Information a vital weapon
[USA Today ran an editorial that criticizes the US military for planting propaganda in the Iraqi press. The editors invited Professor J. Michael Waller to provide an opposing view after the Pentagon refused. Both pieces appeared together on December 7. For the USA Today editorial, click here. Dr. Waller's column is reprinted below.]
Three scandals hide behind the U.S.-propaganda-in-Iraq controversy.
The first scandal is that the United States hadn't been planting favorable, truthful stories in the Arab media all along.
Americans will lose the war in Iraq — and the global "battle for hearts and minds" — if their military, diplomatic and intelligence services don't become more creative than the enemy is about influencing how people think in the Arab world.
That's why the Pentagon's foreign influence activity is so vital to winning in Iraq. It's a fundamental part of supporting the troops.
Until this year, the U.S. government was probably the only force that did not regularly plant stories in the Iraqi media. It left that game to extremists from Iran, Syria, Saudi Arabia and al-Qaeda itself. With predictable and possibly fatal results.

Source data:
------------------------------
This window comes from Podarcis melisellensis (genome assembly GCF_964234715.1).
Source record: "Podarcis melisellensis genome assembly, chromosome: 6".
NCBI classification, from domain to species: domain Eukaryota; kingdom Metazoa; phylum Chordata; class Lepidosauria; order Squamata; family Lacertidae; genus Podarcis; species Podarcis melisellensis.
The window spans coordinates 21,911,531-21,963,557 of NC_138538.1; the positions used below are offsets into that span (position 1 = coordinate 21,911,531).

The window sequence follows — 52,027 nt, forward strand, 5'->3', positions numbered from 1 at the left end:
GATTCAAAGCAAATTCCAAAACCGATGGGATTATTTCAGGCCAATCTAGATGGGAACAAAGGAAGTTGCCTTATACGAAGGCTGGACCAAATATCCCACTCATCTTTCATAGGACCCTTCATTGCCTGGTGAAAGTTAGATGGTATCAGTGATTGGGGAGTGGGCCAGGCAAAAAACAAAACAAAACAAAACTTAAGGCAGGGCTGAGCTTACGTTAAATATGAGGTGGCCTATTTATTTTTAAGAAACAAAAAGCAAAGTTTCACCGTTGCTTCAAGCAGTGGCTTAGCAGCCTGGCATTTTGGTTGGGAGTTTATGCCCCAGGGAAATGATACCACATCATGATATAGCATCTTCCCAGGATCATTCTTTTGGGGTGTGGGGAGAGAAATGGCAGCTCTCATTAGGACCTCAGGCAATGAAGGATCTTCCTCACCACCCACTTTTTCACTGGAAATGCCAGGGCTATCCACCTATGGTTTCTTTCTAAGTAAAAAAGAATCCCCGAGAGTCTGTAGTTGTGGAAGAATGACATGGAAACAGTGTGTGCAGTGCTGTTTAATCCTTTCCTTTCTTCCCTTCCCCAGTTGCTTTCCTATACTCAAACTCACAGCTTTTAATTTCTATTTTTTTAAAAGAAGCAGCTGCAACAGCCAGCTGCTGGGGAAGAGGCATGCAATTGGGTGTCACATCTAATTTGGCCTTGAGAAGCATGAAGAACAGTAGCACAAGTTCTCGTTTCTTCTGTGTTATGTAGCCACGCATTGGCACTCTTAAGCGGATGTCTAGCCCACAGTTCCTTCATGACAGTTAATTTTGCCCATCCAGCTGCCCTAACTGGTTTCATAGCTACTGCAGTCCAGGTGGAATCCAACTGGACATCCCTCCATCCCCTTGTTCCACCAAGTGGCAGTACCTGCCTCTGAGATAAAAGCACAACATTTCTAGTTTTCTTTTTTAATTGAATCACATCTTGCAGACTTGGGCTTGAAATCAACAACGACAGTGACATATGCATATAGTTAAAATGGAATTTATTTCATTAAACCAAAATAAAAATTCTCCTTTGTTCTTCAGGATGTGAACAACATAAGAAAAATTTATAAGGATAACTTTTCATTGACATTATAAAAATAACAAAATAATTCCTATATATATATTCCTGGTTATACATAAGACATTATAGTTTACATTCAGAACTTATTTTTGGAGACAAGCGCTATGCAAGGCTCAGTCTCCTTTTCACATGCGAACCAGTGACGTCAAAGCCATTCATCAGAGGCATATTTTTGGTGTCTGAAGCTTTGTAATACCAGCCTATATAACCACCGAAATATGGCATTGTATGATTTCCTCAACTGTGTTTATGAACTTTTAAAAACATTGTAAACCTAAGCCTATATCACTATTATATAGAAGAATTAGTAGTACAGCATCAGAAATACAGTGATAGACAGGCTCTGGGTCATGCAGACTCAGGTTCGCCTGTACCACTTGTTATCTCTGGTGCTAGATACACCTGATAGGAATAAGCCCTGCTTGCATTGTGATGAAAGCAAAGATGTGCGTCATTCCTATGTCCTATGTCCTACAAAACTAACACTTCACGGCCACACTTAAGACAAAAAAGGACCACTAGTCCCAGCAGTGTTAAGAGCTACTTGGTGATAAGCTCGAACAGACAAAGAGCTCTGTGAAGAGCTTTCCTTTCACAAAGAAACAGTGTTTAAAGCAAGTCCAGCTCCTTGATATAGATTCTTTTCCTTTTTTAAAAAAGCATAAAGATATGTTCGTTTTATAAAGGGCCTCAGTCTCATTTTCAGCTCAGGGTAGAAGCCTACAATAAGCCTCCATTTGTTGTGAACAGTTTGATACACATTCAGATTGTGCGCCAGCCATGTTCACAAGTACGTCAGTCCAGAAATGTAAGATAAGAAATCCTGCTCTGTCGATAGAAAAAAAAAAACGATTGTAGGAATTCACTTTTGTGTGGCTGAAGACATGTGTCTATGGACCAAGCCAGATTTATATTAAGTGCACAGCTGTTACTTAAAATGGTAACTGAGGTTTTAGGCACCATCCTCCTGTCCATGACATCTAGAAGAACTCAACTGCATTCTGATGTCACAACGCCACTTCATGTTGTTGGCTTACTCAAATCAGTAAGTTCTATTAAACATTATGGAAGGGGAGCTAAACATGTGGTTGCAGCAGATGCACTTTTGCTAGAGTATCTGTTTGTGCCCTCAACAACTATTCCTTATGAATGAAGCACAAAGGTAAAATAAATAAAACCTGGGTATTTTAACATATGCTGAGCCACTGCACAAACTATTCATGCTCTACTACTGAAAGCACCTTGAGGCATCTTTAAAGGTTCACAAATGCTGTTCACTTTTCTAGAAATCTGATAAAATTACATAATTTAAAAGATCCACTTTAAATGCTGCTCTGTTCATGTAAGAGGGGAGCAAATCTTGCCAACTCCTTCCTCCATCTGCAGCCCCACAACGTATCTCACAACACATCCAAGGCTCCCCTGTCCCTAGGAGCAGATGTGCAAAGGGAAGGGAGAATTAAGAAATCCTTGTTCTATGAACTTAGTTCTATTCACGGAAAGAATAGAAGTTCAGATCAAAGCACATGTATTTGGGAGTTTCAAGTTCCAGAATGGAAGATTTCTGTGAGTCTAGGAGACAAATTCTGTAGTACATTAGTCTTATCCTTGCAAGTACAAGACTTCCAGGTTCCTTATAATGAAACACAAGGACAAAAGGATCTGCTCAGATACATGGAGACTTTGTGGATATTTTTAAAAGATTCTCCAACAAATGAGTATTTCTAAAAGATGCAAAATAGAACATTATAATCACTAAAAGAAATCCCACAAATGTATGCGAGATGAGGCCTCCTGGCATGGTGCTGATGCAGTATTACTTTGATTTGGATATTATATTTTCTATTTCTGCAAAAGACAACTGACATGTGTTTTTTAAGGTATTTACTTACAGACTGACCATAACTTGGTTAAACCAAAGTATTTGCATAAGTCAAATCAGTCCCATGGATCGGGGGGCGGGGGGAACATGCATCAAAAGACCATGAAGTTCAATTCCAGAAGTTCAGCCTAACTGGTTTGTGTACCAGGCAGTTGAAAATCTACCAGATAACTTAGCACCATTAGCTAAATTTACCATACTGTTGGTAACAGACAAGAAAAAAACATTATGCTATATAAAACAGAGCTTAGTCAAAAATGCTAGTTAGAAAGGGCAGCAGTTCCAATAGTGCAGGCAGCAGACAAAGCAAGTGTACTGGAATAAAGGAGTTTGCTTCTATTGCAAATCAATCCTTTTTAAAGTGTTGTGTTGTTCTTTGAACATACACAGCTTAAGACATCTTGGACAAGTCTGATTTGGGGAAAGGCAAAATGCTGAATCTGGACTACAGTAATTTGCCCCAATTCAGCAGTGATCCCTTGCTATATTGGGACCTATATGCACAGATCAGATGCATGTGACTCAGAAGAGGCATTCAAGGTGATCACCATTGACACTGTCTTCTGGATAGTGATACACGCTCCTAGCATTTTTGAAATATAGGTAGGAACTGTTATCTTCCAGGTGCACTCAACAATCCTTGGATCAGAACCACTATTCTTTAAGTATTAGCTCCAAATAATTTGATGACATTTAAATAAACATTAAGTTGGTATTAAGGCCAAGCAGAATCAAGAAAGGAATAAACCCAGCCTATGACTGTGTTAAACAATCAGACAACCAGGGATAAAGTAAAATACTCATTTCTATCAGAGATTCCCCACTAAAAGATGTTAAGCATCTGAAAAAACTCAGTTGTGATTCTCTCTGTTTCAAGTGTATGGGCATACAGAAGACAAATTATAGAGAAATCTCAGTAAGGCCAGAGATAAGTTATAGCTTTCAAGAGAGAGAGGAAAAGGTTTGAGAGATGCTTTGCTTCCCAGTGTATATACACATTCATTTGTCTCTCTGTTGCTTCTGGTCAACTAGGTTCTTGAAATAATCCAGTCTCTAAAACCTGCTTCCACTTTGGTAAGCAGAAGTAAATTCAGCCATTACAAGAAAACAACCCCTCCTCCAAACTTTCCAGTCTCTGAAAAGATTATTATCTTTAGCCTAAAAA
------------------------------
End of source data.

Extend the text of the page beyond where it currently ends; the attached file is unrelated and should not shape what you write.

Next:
Here's the dilemma: Individual Iraqi journalists sympathetic to the democratic mission are constantly vulnerable to terrorist death squads. Iraqi editors are more likely to publish articles to advance freedom if doing so won't expose their reporters to retaliation. Yet the Iraqi public is more likely to believe local newspapers than our overt editorials or paid advertisements with our disclaimers and foreign-sounding names. The Pentagon found a way around the problem by paying Iraqi journalists to run Arabic translations of truthful, military-authored articles and stories.
Which brings us to the second scandal: Disgruntled Pentagon officials who disagree with policy continue to leak secrets with impunity. Their sabotage of strategic information campaigns after 9/11 ensured that the military had no propaganda strategy against al-Qaeda and none when it went into Iraq.
Paired with it is the third scandal: the hubris and recklessness of some news organizations that pontificate about democratic media principles as they place their struggling Iraqi colleagues in mortal danger.
They may as well tell moderate Arab journalists, "If you cooperate with our troops, we will expose you to the death squads."
All the more reason for our military to keep up the good work. The Iraqi people — and our troops — depend on it.
J. Michael Waller teaches public diplomacy and political warfare at the Institute of World Politics. (The Defense Department and Lincoln Group declined to provide an opposing view.)